Echoing Stryker’s frustrations, Sam Burn, principal at the Birmingham, Alabama-based agency Cayenne Creative, says that in this “arms race for technology,” cost and access are among “the hurdles keeping small and mid-sized agencies from being able to compete against the media giants of the world.” And, Burn notes, “it’s not just the direct technical cost—which can be significant—it’s also the ongoing training and development of your talent in the use of these new tools.”

But without these tools, Burn adds, an agency like his can end up falling into a trap they’re trying hard to avoid: selling only what they have. “We don’t want to be a company that just sells what we have,” he says. “We want to be a company that sells what our clients need. Just because you don’t have it doesn’t mean they don’t need it, and our not having it shouldn’t prohibit us from selling it. We just have to find it.”

Not being able to provide what a client needs, Burn believes, undercuts the agency’s overall value to the client. “If a client needs something but you don’t want to tell them about it because you don’t have it and you can’t afford it, are you really being a consultant?” he asks. “Are you really being their partner? How are we going to walk that walk?”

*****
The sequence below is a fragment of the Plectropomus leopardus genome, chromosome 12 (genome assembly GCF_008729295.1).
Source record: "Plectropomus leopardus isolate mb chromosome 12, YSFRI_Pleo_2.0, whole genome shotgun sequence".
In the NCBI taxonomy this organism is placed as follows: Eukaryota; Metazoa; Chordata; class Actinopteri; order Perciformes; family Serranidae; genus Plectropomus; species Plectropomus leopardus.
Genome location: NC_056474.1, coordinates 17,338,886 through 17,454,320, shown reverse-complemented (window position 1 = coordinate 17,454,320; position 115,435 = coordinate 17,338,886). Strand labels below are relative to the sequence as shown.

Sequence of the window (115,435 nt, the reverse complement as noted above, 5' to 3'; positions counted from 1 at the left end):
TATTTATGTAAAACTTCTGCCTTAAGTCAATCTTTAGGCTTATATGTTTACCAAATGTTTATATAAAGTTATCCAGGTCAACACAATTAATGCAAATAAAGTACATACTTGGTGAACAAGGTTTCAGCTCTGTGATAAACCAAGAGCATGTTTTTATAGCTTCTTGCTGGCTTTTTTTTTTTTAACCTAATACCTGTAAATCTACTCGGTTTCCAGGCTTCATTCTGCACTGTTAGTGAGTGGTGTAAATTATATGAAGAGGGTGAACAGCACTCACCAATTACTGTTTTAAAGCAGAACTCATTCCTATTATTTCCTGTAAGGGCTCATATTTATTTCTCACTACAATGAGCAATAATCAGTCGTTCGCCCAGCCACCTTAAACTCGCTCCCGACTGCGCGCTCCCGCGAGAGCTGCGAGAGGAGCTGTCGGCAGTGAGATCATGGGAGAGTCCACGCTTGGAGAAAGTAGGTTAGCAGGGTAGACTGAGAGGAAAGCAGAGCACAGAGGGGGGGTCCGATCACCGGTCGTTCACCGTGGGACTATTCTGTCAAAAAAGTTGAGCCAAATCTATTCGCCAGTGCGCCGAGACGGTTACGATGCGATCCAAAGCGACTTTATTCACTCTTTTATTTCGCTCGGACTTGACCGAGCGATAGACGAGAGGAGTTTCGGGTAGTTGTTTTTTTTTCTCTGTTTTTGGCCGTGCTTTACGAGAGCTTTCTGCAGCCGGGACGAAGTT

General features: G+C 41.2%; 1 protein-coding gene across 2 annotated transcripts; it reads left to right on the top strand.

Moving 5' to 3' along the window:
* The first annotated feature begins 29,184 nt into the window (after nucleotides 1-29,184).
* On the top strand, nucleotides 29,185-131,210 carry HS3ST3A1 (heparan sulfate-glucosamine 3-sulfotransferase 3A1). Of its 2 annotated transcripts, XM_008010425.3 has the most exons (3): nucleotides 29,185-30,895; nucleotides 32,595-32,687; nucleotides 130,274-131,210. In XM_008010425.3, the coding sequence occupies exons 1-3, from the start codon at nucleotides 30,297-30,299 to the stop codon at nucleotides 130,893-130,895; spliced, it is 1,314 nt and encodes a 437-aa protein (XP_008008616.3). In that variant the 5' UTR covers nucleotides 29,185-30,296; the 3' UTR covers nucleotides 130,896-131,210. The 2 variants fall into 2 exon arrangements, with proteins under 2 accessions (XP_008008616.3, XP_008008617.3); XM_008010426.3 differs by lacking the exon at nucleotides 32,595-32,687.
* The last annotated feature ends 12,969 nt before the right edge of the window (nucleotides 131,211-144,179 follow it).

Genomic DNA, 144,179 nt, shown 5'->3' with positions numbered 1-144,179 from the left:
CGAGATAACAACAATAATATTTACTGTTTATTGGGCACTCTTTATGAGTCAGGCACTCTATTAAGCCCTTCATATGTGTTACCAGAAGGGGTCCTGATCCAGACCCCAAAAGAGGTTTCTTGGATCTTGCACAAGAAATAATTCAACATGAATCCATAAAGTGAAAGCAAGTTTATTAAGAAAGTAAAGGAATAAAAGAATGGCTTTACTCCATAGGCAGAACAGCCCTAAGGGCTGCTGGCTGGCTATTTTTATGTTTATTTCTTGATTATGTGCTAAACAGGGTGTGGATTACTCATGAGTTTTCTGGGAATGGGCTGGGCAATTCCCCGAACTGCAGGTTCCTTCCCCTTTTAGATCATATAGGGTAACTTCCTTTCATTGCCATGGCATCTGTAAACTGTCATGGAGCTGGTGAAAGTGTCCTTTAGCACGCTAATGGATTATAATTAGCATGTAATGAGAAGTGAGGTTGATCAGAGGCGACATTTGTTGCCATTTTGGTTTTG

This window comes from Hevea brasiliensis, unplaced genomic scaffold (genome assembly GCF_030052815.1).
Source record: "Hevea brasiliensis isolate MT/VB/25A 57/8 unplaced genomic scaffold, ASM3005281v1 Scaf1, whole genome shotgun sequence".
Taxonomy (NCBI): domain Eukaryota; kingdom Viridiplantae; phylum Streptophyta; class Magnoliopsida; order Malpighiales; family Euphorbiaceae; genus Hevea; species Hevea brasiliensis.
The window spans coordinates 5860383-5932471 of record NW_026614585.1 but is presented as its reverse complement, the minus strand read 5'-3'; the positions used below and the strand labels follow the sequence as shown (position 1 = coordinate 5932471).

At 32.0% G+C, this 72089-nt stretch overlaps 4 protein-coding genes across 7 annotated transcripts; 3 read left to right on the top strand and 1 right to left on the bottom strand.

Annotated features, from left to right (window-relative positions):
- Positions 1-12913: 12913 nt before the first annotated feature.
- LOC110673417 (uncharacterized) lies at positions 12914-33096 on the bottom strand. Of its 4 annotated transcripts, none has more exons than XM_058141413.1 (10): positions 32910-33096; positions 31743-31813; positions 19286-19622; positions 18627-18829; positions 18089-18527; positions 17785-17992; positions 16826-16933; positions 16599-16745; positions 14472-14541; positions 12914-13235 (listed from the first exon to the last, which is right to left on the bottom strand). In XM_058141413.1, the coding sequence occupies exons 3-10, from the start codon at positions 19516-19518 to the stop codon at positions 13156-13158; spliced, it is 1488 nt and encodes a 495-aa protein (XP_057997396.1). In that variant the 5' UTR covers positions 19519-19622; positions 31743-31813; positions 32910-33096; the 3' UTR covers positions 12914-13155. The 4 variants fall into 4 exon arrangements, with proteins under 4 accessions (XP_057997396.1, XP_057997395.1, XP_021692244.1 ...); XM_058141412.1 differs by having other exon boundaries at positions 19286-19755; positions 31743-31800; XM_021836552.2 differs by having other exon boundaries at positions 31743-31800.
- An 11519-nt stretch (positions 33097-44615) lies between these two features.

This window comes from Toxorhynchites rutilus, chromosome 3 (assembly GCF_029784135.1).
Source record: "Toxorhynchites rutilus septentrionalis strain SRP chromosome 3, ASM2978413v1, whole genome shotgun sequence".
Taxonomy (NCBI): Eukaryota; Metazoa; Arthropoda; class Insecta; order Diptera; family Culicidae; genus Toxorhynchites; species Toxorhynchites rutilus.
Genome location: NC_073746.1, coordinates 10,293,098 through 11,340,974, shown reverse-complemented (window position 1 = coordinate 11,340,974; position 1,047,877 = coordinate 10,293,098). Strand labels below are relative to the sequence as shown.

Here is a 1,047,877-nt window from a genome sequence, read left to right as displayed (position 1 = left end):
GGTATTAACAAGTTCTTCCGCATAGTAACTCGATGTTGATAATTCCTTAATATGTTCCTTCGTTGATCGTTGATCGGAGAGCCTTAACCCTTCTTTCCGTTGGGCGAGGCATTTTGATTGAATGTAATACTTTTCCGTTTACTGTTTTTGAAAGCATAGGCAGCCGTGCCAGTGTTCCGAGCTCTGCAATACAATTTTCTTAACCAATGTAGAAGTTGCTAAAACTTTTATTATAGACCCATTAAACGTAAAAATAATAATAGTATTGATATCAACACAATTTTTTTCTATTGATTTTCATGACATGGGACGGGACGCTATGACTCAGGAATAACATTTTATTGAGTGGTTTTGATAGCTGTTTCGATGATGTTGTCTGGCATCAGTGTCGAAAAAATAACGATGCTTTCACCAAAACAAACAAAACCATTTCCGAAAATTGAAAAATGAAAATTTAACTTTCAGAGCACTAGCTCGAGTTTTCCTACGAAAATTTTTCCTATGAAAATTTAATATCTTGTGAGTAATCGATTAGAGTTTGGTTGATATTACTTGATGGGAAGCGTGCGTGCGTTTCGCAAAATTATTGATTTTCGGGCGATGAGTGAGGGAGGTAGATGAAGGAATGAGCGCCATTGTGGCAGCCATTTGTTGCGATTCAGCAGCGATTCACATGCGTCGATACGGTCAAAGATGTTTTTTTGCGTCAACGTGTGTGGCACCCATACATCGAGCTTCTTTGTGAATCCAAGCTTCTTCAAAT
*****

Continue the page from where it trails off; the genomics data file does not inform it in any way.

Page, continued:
Meeting Client Needs

For Burn and Stryker, building a relationship with Pathlabs provided them with access to technology—and people—that clearly enhanced their ability to meet client needs. Expanding on that theme, Ly Tran, founder of Austin-based Stiletto Collective, says that “As an agency, we always try to be ahead of what’s next. That’s our role. But as a bootstrapping startup, we have to be careful about how we spend our capital.” Working with a number of outside partners, including Pathlabs, she says, helps Stiletto compensate when “some of our clients don’t have the level of spend that can access certain things.”

It also, says Brent Barbee, president of Atlanta-based media agency Conquer, not only introduces the agency to new technologies, but “gives us access to more resources that we would otherwise have had to subscribe to but weren’t embracing because of budgeting reasons. There are so many enterprising solutions that they had in their arsenal that we could take advantage of.”

In addition, notes Barbee’s colleague, Evann Bishop, executive vice president at Conquer, Pathlabs has already done the research on platforms Conquer might want to use. This proved especially useful recently when Conquer found itself struggling with a platform that wasn’t providing the support the agency needed. “It was time for a reevaluation,” Bishop recalls. But Pathlabs’ “intel” on platforms meant that “instead of going from A to Z, we were already halfway there.”